This paper argues that the new “keynesian macroeconomics” presents some weak points by ignoring the long-run effects of aggregate demand on the working of the economic system. In order to introduce this reality, the paper shows that it is necessary to define the relationships between real wage and unemployment in a manner that sheds light on the crucial policies of employment and growth. This is done by introducing an investment function which makes possible to determine different long run paths for the economy according to the state of the “animal spirits” of the entrepreneurs.
The present paper discusses the nature and the conditions of stabilization plan in democratic societies, criticizing the technocrats approach that reduces those plans to a mere technical decision, this hiding their social consequences and implications in terms of gains and losses. The inefficacy of orthodox and heterodox plans from in recent years said to be due to their lack of clarity, politics and legitimacy. A stabilization program cannot be left in the hands of market or cannot be resumed to a fiscal adjustment and monetary restrictions, but must have income policies, introduced by the State and with the active participation of social classes. The experience of the sectorial chambers in certain branches of industrial activities harbours an insight towards a new mechanism of coordination of prices, wages and public prices, that can slow down that inertial inflation and keep price increase in Brazil under control.
The budget bill spells out the key functions of government. Once passed into law, its implementation assures the provision of public services, the minimization of social injustice, and the search for full employment with inflation under control. This article begins by outlining the historical origins of national budgeting, stressing the evolution and systematization of the process as nations develop. Brazil’s budget legislation is described starting with the 1969 constitution. Moving on to the 1988 constitution (in force), the prolixity and inconsistency of the chapter on public finance are criticized. The Brazilian budgetary process is shown to be excessively fragmented, with three separate but overlapping pieces of legislation — the Budget Guidelines Act (Lei de Diretriz Orçamentária), the Federal General Budget and the Multiyear Plan. It is concluded that efficacy and transparency could be enhanced by merging all three into a single act.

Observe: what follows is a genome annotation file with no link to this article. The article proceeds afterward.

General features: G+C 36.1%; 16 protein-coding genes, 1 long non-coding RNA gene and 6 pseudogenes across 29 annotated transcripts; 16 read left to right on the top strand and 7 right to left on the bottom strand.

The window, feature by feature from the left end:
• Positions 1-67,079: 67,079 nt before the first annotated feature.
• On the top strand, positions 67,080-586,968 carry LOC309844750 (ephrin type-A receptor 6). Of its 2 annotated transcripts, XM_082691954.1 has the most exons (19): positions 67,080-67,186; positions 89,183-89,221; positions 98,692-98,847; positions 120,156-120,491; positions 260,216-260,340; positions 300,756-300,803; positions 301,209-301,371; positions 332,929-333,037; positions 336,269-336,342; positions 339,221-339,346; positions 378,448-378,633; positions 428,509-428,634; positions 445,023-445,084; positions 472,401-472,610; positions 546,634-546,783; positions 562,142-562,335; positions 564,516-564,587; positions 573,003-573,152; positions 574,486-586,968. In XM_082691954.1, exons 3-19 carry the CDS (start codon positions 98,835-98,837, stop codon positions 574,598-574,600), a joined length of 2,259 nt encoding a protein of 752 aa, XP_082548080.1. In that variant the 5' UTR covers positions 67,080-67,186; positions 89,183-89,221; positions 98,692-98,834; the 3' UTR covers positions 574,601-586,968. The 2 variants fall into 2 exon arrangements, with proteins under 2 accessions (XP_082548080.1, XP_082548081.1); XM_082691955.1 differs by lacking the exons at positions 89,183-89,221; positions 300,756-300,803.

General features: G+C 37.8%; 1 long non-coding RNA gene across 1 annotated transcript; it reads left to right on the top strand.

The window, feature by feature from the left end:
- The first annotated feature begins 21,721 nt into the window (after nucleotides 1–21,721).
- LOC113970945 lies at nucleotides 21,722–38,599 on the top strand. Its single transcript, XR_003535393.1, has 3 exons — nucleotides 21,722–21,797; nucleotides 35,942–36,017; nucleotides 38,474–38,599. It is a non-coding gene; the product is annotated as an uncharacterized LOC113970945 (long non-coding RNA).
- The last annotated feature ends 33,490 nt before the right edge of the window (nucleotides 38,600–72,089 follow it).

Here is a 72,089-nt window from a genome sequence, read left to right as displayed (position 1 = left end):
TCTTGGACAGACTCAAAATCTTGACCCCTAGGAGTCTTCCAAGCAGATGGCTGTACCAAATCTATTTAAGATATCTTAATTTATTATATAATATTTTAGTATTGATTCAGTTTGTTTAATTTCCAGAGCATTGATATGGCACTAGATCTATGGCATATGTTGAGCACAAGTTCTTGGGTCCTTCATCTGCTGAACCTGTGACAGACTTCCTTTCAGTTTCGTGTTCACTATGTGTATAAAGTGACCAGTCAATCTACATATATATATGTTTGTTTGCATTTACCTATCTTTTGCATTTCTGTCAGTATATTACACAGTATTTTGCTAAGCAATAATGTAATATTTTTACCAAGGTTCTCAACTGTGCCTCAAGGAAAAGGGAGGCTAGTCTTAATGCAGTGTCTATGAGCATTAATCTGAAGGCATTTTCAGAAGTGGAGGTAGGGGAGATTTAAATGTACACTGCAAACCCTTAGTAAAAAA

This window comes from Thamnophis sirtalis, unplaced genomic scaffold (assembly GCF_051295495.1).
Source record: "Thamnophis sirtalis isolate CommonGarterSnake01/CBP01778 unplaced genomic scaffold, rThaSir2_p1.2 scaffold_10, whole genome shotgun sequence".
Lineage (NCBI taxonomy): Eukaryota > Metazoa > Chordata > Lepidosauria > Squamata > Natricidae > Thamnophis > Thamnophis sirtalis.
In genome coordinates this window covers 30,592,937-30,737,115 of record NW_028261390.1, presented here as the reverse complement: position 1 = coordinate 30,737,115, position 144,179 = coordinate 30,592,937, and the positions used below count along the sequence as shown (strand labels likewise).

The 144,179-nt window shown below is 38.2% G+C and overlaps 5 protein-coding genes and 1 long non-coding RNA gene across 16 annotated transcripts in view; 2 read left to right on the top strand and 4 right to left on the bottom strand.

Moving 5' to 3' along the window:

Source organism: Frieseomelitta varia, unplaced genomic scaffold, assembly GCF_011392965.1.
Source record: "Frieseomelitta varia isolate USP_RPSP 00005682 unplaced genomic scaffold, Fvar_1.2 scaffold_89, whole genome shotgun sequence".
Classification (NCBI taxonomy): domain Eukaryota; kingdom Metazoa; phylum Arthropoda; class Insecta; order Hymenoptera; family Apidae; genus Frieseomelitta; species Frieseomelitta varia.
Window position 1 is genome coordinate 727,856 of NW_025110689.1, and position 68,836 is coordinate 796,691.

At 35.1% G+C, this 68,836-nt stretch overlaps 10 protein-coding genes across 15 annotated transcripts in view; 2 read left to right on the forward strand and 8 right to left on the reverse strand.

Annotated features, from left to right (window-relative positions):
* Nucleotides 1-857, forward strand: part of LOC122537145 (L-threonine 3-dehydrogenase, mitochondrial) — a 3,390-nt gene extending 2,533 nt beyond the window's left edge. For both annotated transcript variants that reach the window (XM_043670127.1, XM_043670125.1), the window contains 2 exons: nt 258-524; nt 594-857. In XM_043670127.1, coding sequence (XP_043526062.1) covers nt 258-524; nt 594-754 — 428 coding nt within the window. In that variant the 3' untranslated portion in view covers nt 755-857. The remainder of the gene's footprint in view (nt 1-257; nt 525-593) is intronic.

Mathematics is a general and logical capital good for the construction of empirical science. Pure empirical science (e.g. Theory of the Firm) is a logical but specific capital good for the construction of applied empirical science. The latter (Corporate Strategy as a corresponding example) is a dialetical and specific capital good for the improvement of the art of science. The complementarity among these distinct spheres of knowledge is obvious. It is however obscured by the economists’ Ricardian Vice. A study of Ansoff’s work — he is the chief protagonist of the Theory of Corporate Strategy — is conducted under this perspective.
A neoclassical growth model with failure in the labor market and positive externa-lities accruing from rising capital intensity is presented. This model is used to support the structuralist hypothesis that rising real wages may have a positive effect on GDP growth. The model also challenges the orthodox conclusion that higher propensity to save necessarily leads to higher rates of GDP growth.